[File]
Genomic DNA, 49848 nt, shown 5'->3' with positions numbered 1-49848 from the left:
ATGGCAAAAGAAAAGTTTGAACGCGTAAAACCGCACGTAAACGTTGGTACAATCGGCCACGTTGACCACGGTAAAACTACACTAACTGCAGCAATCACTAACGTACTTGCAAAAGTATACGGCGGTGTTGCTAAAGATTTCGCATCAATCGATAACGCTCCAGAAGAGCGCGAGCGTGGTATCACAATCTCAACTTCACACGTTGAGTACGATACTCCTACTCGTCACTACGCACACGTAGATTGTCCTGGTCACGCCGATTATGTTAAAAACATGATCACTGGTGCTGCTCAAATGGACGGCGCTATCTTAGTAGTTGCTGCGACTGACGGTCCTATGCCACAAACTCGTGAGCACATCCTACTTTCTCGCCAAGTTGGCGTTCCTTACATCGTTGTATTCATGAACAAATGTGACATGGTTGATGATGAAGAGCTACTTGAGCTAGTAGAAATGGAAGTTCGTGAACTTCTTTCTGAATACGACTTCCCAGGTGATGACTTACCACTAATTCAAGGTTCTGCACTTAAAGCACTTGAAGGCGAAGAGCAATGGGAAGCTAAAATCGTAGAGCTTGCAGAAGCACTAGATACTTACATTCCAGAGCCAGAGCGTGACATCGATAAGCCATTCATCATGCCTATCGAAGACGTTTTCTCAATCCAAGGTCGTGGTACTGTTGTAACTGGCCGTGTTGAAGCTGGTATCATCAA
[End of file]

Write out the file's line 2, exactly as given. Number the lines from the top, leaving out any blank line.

ATGGCAAAAGAAAAGTTTGAACGCGTAAAACCGCACGTAAACGTTGGTACAATCGGCCACGTTGACCACGGTAAAACTACACTAACTGCAGCAATCACTAACGTACTTGCAAAAGTATACGGCGGTGTTGCTAAAGATTTCGCATCAATCGATAACGCTCCAGAAGAGCGCGAGCGTGGTATCACAATCTCAACTTCACACGTTGAGTACGATACTCCTACTCGTCACTACGCACACGTAGATTGTCCTGGTCACGCCGATTATGTTAAAAACATGATCACTGGTGCTGCTCAAATGGACGGCGCTATCTTAGTAGTTGCTGCGACTGACGGTCCTATGCCACAAACTCGTGAGCACATCCTACTTTCTCGCCAAGTTGGCGTTCCTTACATCGTTGTATTCATGAACAAATGTGACATGGTTGATGATGAAGAGCTACTTGAGCTAGTAGAAATGGAAGTTCGTGAACTTCTTTCTGAATACGACTTCCCAGGTGATGACTTACCACTAATTCAAGGTTCTGCACTTAAAGCACTTGAAGGCGAAGAGCAATGGGAAGCTAAAATCGTAGAGCTTGCAGAAGCACTAGATACTTACATTCCAGAGCCAGAGCGTGACATCGATAAGCCATTCATCATGCCTATCGAAGACGTTTTCTCAATCCAAGGTCGTGGTACTGTTGTAACTGGCCGTGTTGAAGCTGGTATCATCAA